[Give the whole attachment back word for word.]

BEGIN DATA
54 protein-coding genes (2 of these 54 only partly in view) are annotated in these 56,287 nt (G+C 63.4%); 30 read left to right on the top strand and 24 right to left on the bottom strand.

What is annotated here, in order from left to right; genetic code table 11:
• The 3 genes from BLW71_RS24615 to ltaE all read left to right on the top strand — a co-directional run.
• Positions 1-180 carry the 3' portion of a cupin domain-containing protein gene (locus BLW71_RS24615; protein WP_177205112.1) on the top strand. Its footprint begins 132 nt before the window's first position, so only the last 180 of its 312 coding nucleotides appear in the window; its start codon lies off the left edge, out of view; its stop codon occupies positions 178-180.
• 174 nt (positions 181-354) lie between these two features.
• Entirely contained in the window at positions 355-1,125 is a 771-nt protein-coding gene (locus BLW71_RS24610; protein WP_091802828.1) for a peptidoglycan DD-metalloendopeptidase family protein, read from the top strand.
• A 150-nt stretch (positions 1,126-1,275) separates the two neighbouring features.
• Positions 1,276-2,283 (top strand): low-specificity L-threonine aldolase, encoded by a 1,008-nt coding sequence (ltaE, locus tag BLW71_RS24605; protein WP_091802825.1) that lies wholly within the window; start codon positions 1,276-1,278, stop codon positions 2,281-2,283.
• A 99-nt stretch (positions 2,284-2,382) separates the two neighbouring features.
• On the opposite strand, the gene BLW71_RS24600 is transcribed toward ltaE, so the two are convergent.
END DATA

54 protein-coding genes (2 of these 54 only partly in view) are annotated in these 56,287 nt (G+C 63.4%); 30 read left to right on the top strand and 24 right to left on the bottom strand.

What is annotated here, in order from left to right; genetic code table 11:
• The 3 genes from BLW71_RS24615 to ltaE all read left to right on the top strand — a co-directional run.
• Positions 1-180 carry the 3' portion of a cupin domain-containing protein gene (locus BLW71_RS24615; protein WP_177205112.1) on the top strand. Its footprint begins 132 nt before the window's first position, so only the last 180 of its 312 coding nucleotides appear in the window; its start codon lies off the left edge, out of view; its stop codon occupies positions 178-180.
• 174 nt (positions 181-354) lie between these two features.
• Entirely contained in the window at positions 355-1,125 is a 771-nt protein-coding gene (locus BLW71_RS24610; protein WP_091802828.1) for a peptidoglycan DD-metalloendopeptidase family protein, read from the top strand.
• A 150-nt stretch (positions 1,126-1,275) separates the two neighbouring features.
• Positions 1,276-2,283 (top strand): low-specificity L-threonine aldolase, encoded by a 1,008-nt coding sequence (ltaE, locus tag BLW71_RS24605; protein WP_091802825.1) that lies wholly within the window; start codon positions 1,276-1,278, stop codon positions 2,281-2,283.
• A 99-nt stretch (positions 2,284-2,382) separates the two neighbouring features.
• On the opposite strand, the gene BLW71_RS24600 is transcribed toward ltaE, so the two are convergent.